Please tell us about yourself
With over 13 years of experience as a project manager on disaster risk reduction, climate change, and sustainable development projects, Elaine R. Angeles is currently part of the MPA in Environmental Science and Policy program (MPA-ESP), Class of 2019 at The Earth Institute, Columbia University. After working in NGOs and the private sector and coordinating projects for the United Nations World Food Programme and Habitat for Humanity International, Elaine looks to continue her education to interconnect science and policy making in developing countries, particularly the South East Asia region.
MPA-ESP alum Maria Gracia Aguilar talked with Elaine to learn more about her background, work experience, and what led her to graduate school.
Can you tell me about your work experience before coming to MPA-ESP?
I started in the non-profit sector and then went to work for three years with the United Nations World Food Programme (WFP). Just before coming to the MPA-ESP program, I worked for the Asia-Pacific Office of Habitat for Humanity International. My key areas of work were focused on project partnerships and knowledge management. While each project varied depending on the organization, they were all focused on sustainable development, disaster risk reduction, or climate change.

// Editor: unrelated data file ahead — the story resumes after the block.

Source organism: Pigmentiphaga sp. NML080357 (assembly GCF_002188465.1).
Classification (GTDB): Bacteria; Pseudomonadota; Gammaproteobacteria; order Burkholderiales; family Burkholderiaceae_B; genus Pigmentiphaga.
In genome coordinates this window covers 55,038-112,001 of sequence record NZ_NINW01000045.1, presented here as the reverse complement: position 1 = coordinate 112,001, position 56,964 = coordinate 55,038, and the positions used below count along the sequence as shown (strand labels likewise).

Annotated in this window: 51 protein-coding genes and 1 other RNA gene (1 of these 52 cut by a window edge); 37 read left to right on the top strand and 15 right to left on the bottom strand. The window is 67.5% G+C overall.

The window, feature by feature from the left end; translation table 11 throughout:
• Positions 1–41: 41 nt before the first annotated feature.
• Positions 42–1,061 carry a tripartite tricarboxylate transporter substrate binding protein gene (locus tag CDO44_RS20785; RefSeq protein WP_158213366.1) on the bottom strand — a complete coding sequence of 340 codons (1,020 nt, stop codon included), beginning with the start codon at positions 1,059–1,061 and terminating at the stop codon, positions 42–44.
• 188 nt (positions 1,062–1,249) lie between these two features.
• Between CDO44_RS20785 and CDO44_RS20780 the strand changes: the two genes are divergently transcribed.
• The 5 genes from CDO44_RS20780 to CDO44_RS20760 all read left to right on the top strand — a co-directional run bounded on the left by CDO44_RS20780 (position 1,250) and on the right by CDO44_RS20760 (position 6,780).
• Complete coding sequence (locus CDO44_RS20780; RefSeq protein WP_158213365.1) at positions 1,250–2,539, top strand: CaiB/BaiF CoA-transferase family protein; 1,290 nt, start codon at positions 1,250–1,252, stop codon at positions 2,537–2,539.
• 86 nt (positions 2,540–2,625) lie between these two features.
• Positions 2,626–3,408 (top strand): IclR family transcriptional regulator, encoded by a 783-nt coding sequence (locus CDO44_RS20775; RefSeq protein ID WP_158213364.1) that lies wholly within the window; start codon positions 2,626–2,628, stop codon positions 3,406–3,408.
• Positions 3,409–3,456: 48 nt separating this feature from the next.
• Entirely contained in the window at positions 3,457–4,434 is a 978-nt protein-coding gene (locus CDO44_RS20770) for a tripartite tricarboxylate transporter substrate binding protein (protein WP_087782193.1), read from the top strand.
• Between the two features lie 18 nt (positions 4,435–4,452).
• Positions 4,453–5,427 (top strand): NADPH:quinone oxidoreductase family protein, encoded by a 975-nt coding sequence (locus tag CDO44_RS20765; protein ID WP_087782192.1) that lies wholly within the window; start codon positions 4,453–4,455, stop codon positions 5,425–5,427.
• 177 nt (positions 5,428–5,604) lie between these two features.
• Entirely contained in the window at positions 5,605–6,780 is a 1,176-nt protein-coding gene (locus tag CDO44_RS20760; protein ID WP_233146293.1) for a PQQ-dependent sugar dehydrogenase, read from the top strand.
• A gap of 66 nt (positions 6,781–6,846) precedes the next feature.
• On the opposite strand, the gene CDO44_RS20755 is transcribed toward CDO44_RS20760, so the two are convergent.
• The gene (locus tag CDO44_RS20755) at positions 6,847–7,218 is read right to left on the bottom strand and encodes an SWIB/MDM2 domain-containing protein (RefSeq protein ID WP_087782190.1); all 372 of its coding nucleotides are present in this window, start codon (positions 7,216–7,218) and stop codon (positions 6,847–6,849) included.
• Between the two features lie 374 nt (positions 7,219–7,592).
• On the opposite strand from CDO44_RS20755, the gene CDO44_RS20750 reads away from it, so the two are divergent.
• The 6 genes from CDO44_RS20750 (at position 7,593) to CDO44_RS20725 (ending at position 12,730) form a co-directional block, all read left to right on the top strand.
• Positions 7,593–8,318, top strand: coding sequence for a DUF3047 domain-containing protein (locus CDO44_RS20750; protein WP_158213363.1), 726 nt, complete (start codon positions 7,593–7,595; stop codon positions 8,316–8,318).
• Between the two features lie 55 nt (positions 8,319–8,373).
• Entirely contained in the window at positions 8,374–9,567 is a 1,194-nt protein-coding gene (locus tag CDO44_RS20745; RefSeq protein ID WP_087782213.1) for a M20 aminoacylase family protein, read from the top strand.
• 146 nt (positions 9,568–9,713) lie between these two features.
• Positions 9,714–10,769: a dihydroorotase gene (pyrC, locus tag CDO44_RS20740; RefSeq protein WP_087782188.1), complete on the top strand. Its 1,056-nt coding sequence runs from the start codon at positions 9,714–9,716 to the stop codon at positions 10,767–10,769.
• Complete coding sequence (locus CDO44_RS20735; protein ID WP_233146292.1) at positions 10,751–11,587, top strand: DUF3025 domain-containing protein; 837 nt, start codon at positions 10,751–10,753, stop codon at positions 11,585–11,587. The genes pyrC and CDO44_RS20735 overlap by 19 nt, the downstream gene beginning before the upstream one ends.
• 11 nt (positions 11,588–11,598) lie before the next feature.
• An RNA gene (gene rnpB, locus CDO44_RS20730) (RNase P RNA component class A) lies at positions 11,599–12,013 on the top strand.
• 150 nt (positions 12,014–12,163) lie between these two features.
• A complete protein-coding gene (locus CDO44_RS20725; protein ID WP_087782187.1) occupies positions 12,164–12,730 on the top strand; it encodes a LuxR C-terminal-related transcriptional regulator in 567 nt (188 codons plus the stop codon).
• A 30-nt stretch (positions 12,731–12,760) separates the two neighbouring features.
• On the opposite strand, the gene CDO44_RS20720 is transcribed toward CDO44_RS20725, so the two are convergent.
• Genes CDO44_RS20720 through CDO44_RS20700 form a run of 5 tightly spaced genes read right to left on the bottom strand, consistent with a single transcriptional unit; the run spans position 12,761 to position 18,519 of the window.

Each of the posts I held taught me a different set of skills and experiences. For example, the main focus of the WFP is food security and nutrition, but I managed projects that mainly concerned disaster preparedness and response and climate change adaptation, focusing on food availability, community readiness, and the community’s ability to prepare for disasters. During my work in Habitat for Humanity, I helped low income countries develop projects and link with institutional donors. There, my focus was project design and proposal writing to help package the information so countries could communicate clearly their needs and objectives to the donors.
How do these experiences shape what you consider the most pressing sustainability issues are right now?
Growing up in the Philippines and getting my bachelor’s degree in political science exposed me to several natural disasters and different social problems. My work has also taken me to different countries and exposed me to diverse issues that are being tackled around the world, allowing me to see the connections that exist between them. In WFP, I became aware of how climate change is making food security more complex, making those who suffer from food insecurity more even vulnerable. Developing regions like Asia-Pacific are also getting hit by disasters constantly, increasing their vulnerabilities. This is why I consider that disaster risk management is one of the most pressing issues right now.
Has growing in the Philippines influenced what you do? And how?